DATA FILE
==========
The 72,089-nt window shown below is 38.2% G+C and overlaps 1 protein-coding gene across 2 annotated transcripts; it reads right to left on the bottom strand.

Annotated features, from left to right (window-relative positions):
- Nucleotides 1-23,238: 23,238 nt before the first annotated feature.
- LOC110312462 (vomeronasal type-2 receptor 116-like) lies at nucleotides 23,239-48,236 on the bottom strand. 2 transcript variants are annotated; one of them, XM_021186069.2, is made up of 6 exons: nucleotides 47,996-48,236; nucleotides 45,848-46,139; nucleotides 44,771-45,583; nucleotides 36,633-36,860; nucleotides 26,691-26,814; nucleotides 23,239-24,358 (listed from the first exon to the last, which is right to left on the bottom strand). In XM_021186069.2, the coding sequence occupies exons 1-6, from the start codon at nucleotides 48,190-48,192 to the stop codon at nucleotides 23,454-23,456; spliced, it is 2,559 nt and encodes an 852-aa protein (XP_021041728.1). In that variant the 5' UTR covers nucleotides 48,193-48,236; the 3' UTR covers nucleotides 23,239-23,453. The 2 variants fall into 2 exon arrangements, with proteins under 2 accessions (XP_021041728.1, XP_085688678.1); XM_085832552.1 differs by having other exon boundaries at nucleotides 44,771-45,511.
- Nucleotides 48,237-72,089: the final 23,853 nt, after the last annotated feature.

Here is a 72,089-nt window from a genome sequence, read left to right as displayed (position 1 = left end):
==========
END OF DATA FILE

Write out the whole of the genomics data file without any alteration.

The 72,089-nt window shown below is 38.2% G+C and overlaps 1 protein-coding gene across 2 annotated transcripts; it reads right to left on the bottom strand.

Annotated features, from left to right (window-relative positions):
- Nucleotides 1-23,238: 23,238 nt before the first annotated feature.
- LOC110312462 (vomeronasal type-2 receptor 116-like) lies at nucleotides 23,239-48,236 on the bottom strand. 2 transcript variants are annotated; one of them, XM_021186069.2, is made up of 6 exons: nucleotides 47,996-48,236; nucleotides 45,848-46,139; nucleotides 44,771-45,583; nucleotides 36,633-36,860; nucleotides 26,691-26,814; nucleotides 23,239-24,358 (listed from the first exon to the last, which is right to left on the bottom strand). In XM_021186069.2, the coding sequence occupies exons 1-6, from the start codon at nucleotides 48,190-48,192 to the stop codon at nucleotides 23,454-23,456; spliced, it is 2,559 nt and encodes an 852-aa protein (XP_021041728.1). In that variant the 5' UTR covers nucleotides 48,193-48,236; the 3' UTR covers nucleotides 23,239-23,453. The 2 variants fall into 2 exon arrangements, with proteins under 2 accessions (XP_021041728.1, XP_085688678.1); XM_085832552.1 differs by having other exon boundaries at nucleotides 44,771-45,511.
- Nucleotides 48,237-72,089: the final 23,853 nt, after the last annotated feature.

Here is a 72,089-nt window from a genome sequence, read left to right as displayed (position 1 = left end):